The 36th Mission


My story begins in 1925. I was the youngest of nine children born to Frank and Leata Clark, factory workers in southern Wisconsin who were hit hard by the Depression. My father died when I was thirteen. In October 1943, as soon as I turned eighteen, I enlisted in the Army as a private, hoping to become a fighter pilot.

I soon found out that the Army Air Corps already had plenty of fighter pilots. I would have to choose among the paratroops, the infantry, and aerial gunnery. The prospect of jumping out of an airplane for any reason ranked as low with me as walking through the mud of the world as an infantryman. I made my choice.

I went to gunnery school in Las Vegas, Nevada, and after what seemed a short time, the crew I trained with was assigned an airplane. We picked up our B-17 bomber at Hunter Field, Georgia; proceeded to Bangor, Maine, then to Goose Bay, Labrador, and on to Valley, Wales, in the British Isles; and then joined the 8th Air Force, 379th Bombardment Group, 524th Squadron at Kimbolton, England.

The B-17 was built to fly high and fast and required ten crew members: two pilots, a bombardier/nose gunner, a navigator/nose gunner, a radio operator/gunner, a flight engineer/upper-turret gunner, a ball-turret gunner, two waist gunners, and a tail gunner.

From my diary: “October 5, 1944. Well, today was our first mission. We were all plenty scared and exhausted until we got into the air. Our target was the big Henry Ford plant at Cologne, Germany. We couldn’t see the results of our bombing because of cloud cover. The flak was really heavy and very accurate. We had thirteen holes in the wings and fuselage when we got back. The bombardier was hit by a piece of flak, but because he was wearing a flak suit, he was just knocked to the floor.”

I was in the ball turret, the revolving upside-down dome underneath the plane. It was operated by hydraulics but could be cranked up by hand by someone in the plane if hydraulic pressure was lost. One requirement of a ball-turret gunner was that he should be small. And although I was small, a flak suit or a parachute wouldn’t fit inside the turret along with me, so I had to take my chances. But mine was not the worst position on the ship, and it didn’t bother me at the time. Actually there weren’t any very good positions on the plane. War does not discriminate. We were just like the people on the ground when the bombs dropped.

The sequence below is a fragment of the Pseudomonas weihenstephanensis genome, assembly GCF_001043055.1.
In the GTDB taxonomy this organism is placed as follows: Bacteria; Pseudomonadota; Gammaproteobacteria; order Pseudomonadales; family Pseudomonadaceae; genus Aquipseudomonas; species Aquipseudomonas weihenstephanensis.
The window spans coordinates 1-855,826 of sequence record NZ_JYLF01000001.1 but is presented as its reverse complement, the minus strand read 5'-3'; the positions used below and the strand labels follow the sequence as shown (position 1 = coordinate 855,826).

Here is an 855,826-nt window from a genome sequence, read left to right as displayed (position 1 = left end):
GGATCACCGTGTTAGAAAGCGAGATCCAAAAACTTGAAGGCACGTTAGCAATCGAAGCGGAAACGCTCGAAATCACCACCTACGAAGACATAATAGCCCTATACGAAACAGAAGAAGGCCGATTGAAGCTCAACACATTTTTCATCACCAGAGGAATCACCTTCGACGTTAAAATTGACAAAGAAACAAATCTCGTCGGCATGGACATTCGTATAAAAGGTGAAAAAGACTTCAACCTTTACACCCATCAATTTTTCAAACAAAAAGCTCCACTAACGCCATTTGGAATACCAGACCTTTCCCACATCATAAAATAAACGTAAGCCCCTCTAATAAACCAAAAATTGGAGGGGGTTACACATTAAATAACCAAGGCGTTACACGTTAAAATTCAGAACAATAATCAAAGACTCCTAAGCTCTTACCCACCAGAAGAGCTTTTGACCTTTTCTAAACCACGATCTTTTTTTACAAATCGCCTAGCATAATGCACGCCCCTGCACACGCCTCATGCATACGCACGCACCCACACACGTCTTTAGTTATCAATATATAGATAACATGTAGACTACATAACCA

A mission began with a briefing session. We were told where the target was, whether we could expect enemy fighters, and how many flak guns there were around the target area. Most of the time during the briefing we wondered: Will I survive? Will the plane blow up? What happens if this happens? What happens if that happens? Will this be the end? Although the crew was a unit, a team, its members talked to themselves so no one else could hear that they were afraid. Fear isolated each of us.

When we were finally airborne, a sigh of relief ran through the crew. The critical part of the journey was over once the plane struggled off the ground with its full load of gas and bombs. Anything could happen during takeoff.

The view was fantastic as we circled over England, waiting to join a fighter squadron; they say fliers were the only people who could see the sun over England. By the time twenty-four planes formed into a squadron and headed for the target, ages had already seemed to pass.

Most of the time during the briefing we wondered: Will I survive? Fear isolated each of us.

As the German target drew near, we first saw only a few puffs of black smoke, then more and more, the close ones jarring the plane. I would sit sweating even though the temperature outside my heated suit was twenty or more degrees below zero.

Finally we reached the target and dropped the bombs. Another sigh of relief, but the danger was far from over. The only welcome sight of the mission was the white cliffs of Dover as we passed over the coast of England on our way back to Kimbolton. Once the plane touched down, our hearts finally slowed with the slowing of the engines.

On the ground we had time to talk, time to think, and time to wonder what would happen next. We didn’t talk much in the air, at least not to anyone, just at them, on the intercom, only when necessary. Now that we had time for conversations and could hear one another, we couldn’t think of anything to say. No one wanted to look or act stupid, although I knew I did anyway. I wondered if everyone felt that way.

Now we could take time to preen ourselves: shower, shave, comb our hair, and get our clothes ready for a possible pass to town.

Our first time out on a pass no one wanted to go alone because we were shy and felt there was safety in numbers. Naturally the first place we all headed was a pub, and we were welcomed. Going to town was fun, though we also felt sad and lonely and disoriented so far from home, knowing only other soldiers. But the English were hospitable and tried hard to make us feel comfortable.